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his article provides some basic instructions on how to install and do first steps in software the R + Open Source Desktop GIS (OSGeo) + Google Earth bundle that can be used to run analysis of various spatio-temporal data (this article was specifically written for the MS Windows OS users). This bundle allows full GIS+statistics integration and can support practically about 80% of processing/visualization capabilities available in commercial packages such as ArcInfo/Map or Idrisi (read more about the popularity of R). Although R contains an increasing number of packages for processing GIS raster layers e.g. biOps, rimage; raster (see also the list of r-gis projects under development), the real power is in combining R with Open Source GIS such as SAGA GIS and GRASS GIS.

Software such as SAGA GIS allow you to input, edit and visually explore geographical data, before and after the actual statistical analysis. Note that there is a large number of open GIS alternatives and commercial GIS packages that could also be linked to R with equal success. For example, GRASS GIS (versions >6.3 also available for MS Windows machines) is another good candidate for GIS+statistics integration. Within GRASS, you can load R and then use its functionality on the GRASS map layers, or run R on top of GRASS (with the help of the spgrass6 package). Another alternative for GIS+R integration is the QGIS, which has among its main characteristics a python console, and a very elaborated way of adding Python plugins, which is already used for an efficient R plugin (manageR).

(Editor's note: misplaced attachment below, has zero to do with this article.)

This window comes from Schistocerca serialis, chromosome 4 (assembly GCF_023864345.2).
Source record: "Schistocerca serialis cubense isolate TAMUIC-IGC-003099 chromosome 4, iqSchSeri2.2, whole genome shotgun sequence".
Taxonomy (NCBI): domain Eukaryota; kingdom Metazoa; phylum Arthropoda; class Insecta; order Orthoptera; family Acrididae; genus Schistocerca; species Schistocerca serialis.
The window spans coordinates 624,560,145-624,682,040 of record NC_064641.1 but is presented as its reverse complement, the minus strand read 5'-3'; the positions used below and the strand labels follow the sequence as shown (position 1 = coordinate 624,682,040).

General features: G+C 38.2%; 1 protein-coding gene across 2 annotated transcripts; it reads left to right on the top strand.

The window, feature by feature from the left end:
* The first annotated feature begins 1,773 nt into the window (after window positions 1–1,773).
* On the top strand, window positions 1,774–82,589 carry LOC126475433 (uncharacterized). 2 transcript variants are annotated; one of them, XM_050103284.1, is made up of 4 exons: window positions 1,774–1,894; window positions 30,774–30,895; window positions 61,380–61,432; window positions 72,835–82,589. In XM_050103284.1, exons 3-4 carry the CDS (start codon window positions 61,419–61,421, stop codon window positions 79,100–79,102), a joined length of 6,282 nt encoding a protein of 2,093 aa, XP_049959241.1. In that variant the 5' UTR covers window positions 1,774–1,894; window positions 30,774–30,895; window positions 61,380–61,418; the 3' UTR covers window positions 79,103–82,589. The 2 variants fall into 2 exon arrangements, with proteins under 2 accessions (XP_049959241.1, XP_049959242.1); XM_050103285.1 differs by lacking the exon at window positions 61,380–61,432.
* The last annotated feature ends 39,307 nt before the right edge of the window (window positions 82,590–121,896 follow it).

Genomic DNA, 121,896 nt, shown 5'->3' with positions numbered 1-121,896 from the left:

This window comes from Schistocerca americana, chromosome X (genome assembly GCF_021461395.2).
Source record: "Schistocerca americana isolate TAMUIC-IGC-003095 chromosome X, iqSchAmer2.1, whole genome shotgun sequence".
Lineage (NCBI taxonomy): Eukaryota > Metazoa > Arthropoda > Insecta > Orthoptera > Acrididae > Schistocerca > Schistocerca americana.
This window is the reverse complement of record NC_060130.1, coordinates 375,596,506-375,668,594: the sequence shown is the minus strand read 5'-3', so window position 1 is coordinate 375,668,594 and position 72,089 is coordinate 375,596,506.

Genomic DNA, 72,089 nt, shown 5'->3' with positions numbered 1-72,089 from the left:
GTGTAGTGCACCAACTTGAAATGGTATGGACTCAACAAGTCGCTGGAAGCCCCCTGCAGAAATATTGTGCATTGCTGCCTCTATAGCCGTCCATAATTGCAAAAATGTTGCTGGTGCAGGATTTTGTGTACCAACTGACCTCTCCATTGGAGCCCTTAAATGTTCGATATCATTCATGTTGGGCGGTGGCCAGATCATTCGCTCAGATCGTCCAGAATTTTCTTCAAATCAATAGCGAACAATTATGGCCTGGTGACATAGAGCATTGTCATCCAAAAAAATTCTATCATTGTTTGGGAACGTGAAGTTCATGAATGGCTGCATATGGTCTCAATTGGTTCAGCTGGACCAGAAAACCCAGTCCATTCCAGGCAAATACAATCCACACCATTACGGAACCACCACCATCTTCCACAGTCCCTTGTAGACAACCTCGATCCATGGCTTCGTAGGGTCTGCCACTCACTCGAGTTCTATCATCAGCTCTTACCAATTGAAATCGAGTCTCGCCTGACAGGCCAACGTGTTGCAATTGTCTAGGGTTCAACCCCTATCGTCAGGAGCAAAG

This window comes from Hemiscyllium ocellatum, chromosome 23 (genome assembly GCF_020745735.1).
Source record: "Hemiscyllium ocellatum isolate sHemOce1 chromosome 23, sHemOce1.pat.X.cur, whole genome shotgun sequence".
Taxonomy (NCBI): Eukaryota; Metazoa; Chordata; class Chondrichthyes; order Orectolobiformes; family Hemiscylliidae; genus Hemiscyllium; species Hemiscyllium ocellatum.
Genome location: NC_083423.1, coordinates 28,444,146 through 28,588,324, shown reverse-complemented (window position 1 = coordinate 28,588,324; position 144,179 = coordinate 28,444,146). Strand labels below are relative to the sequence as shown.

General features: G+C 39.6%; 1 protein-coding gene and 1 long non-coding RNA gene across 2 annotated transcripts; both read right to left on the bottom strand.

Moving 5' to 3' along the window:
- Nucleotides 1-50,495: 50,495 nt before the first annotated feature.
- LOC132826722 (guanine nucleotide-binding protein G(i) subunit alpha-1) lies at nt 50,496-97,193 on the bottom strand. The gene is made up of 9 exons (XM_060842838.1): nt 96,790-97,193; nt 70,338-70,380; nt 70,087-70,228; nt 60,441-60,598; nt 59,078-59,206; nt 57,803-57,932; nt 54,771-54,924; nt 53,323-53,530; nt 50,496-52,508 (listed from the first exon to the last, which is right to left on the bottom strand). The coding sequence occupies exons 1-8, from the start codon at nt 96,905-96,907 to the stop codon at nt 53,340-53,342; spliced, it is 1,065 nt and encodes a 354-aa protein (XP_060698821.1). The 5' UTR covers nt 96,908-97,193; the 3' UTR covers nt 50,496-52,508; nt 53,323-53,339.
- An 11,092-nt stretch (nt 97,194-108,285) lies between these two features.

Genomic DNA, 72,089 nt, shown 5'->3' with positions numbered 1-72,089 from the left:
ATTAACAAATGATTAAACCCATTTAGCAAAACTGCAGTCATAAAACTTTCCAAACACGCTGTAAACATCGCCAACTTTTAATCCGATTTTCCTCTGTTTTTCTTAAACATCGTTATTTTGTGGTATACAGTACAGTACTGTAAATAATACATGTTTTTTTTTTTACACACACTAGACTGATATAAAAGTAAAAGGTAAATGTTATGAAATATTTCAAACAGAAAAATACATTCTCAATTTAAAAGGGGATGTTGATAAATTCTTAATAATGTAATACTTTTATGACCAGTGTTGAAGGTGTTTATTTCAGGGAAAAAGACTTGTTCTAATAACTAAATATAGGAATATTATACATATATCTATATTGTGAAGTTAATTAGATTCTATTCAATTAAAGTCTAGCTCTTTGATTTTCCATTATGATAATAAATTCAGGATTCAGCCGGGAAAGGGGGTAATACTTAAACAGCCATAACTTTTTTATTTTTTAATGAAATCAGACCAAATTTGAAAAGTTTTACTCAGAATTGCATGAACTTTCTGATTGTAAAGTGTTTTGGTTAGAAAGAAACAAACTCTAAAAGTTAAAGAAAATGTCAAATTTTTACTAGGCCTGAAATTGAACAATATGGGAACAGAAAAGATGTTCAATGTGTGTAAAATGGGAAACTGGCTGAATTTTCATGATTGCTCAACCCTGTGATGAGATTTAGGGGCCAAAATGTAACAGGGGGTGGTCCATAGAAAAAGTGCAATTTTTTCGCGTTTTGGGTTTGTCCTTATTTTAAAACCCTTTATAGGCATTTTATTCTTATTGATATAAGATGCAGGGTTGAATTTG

The R + Open Source desktop GIS + Google Earth bundle scheme.




To install R under Windows, download and run an installation exe from the R project homepage. This will install R for window with a GUI. After you start R, you will first need to set-up the working directory and install additional packages. To run geostatistical analysis in R, you will need to add the following R packages: gstat (gtat in R), rgdal (GDAL import of GIS layers in R), sp (operations on maps in R), foreign, spatstat (spatial statistics in R) and maptools (see also: a complete list of contributed packages). To install these packages you should do the following. First start the R GUI, then select Packages > Load package from the main menu. Note that, if you wish to install a package on the fly, you will need to select a suitable CRAN mirror from where it will download and unpack a package. You can also install a number of packages used for the spatial analysis by typing e.g.:


Another quick way to get all packages used in R to do spatial analysis (as explained in the ASDAR book by Bivand et al. 2008) is to install the ctv package and then execute the command: